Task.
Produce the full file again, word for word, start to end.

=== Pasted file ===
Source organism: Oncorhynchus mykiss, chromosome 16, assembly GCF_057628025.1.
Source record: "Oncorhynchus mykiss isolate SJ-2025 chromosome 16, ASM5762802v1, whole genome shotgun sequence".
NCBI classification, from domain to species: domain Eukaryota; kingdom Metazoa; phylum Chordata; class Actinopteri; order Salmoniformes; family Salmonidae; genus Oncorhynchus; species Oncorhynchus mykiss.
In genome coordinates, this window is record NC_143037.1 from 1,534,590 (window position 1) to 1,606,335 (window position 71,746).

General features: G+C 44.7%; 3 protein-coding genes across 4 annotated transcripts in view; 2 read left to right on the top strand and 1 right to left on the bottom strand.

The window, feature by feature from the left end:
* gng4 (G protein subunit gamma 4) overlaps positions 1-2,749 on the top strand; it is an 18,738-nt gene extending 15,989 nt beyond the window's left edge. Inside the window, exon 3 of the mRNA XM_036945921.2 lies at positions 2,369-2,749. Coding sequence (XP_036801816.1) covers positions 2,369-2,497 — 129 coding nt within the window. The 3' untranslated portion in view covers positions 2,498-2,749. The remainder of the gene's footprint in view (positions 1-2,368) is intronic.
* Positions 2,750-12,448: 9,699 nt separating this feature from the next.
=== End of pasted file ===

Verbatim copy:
Source organism: Oncorhynchus mykiss, chromosome 16, assembly GCF_057628025.1.
Source record: "Oncorhynchus mykiss isolate SJ-2025 chromosome 16, ASM5762802v1, whole genome shotgun sequence".
NCBI classification, from domain to species: domain Eukaryota; kingdom Metazoa; phylum Chordata; class Actinopteri; order Salmoniformes; family Salmonidae; genus Oncorhynchus; species Oncorhynchus mykiss.
In genome coordinates, this window is record NC_143037.1 from 1,534,590 (window position 1) to 1,606,335 (window position 71,746).

General features: G+C 44.7%; 3 protein-coding genes across 4 annotated transcripts in view; 2 read left to right on the top strand and 1 right to left on the bottom strand.

The window, feature by feature from the left end:
* gng4 (G protein subunit gamma 4) overlaps positions 1-2,749 on the top strand; it is an 18,738-nt gene extending 15,989 nt beyond the window's left edge. Inside the window, exon 3 of the mRNA XM_036945921.2 lies at positions 2,369-2,749. Coding sequence (XP_036801816.1) covers positions 2,369-2,497 — 129 coding nt within the window. The 3' untranslated portion in view covers positions 2,498-2,749. The remainder of the gene's footprint in view (positions 1-2,368) is intronic.
* Positions 2,750-12,448: 9,699 nt separating this feature from the next.